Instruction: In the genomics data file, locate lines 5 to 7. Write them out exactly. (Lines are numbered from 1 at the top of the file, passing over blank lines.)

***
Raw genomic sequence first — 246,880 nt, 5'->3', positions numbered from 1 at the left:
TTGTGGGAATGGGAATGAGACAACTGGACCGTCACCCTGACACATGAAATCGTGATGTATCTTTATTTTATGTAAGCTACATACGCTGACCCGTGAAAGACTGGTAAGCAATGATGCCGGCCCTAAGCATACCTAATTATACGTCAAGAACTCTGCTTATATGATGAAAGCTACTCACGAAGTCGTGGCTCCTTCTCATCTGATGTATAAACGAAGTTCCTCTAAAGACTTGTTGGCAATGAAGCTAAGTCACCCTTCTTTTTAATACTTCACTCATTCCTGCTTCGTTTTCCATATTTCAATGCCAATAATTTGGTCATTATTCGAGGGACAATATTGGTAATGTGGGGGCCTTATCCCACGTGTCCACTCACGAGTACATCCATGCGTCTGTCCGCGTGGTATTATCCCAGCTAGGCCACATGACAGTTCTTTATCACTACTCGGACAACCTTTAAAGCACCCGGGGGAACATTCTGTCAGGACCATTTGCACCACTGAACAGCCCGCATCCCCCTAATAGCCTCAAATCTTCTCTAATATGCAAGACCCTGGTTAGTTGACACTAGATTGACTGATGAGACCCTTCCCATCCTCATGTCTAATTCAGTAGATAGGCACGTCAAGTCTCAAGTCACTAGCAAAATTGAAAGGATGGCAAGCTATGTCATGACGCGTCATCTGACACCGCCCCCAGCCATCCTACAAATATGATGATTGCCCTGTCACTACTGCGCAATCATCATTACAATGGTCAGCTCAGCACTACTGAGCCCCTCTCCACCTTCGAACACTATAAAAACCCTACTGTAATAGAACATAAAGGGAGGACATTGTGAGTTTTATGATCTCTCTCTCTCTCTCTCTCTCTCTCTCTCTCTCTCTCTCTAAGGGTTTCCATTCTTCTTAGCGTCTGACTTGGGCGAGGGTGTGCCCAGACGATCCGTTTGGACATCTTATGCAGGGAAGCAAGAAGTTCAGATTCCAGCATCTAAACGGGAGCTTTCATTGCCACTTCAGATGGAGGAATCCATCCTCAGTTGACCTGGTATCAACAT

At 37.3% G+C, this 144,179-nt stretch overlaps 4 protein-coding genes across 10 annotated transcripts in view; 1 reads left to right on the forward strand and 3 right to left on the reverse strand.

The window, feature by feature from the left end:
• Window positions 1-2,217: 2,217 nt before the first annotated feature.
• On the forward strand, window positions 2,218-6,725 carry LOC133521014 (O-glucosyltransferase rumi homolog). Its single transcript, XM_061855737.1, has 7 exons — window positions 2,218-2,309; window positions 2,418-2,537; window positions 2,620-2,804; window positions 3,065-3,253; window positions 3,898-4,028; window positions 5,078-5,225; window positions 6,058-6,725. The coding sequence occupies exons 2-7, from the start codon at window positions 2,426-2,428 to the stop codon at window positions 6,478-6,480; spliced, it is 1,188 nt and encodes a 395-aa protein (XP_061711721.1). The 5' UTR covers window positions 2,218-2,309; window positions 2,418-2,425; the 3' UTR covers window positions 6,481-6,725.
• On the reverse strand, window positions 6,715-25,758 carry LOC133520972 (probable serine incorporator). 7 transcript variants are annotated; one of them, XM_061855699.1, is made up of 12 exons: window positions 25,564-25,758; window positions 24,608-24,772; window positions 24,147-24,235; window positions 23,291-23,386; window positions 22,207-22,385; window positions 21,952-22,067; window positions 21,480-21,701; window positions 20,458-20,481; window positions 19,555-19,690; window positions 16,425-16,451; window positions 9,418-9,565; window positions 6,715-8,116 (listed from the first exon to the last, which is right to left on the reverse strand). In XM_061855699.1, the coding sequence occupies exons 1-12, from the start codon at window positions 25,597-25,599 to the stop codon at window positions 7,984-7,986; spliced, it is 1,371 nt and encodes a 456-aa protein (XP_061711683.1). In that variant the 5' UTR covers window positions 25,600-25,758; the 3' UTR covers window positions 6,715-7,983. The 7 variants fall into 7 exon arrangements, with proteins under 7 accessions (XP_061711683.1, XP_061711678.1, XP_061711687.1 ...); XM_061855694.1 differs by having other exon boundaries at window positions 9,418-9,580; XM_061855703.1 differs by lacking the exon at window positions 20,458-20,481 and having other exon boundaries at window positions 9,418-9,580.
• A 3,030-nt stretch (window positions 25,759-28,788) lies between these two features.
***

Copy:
• Window positions 1-2,217: 2,217 nt before the first annotated feature.
• On the forward strand, window positions 2,218-6,725 carry LOC133521014 (O-glucosyltransferase rumi homolog). Its single transcript, XM_061855737.1, has 7 exons — window positions 2,218-2,309; window positions 2,418-2,537; window positions 2,620-2,804; window positions 3,065-3,253; window positions 3,898-4,028; window positions 5,078-5,225; window positions 6,058-6,725. The coding sequence occupies exons 2-7, from the start codon at window positions 2,426-2,428 to the stop codon at window positions 6,478-6,480; spliced, it is 1,188 nt and encodes a 395-aa protein (XP_061711721.1). The 5' UTR covers window positions 2,218-2,309; window positions 2,418-2,425; the 3' UTR covers window positions 6,481-6,725.
• On the reverse strand, window positions 6,715-25,758 carry LOC133520972 (probable serine incorporator). 7 transcript variants are annotated; one of them, XM_061855699.1, is made up of 12 exons: window positions 25,564-25,758; window positions 24,608-24,772; window positions 24,147-24,235; window positions 23,291-23,386; window positions 22,207-22,385; window positions 21,952-22,067; window positions 21,480-21,701; window positions 20,458-20,481; window positions 19,555-19,690; window positions 16,425-16,451; window positions 9,418-9,565; window positions 6,715-8,116 (listed from the first exon to the last, which is right to left on the reverse strand). In XM_061855699.1, the coding sequence occupies exons 1-12, from the start codon at window positions 25,597-25,599 to the stop codon at window positions 7,984-7,986; spliced, it is 1,371 nt and encodes a 456-aa protein (XP_061711683.1). In that variant the 5' UTR covers window positions 25,600-25,758; the 3' UTR covers window positions 6,715-7,983. The 7 variants fall into 7 exon arrangements, with proteins under 7 accessions (XP_061711683.1, XP_061711678.1, XP_061711687.1 ...); XM_061855694.1 differs by having other exon boundaries at window positions 9,418-9,580; XM_061855703.1 differs by lacking the exon at window positions 20,458-20,481 and having other exon boundaries at window positions 9,418-9,580.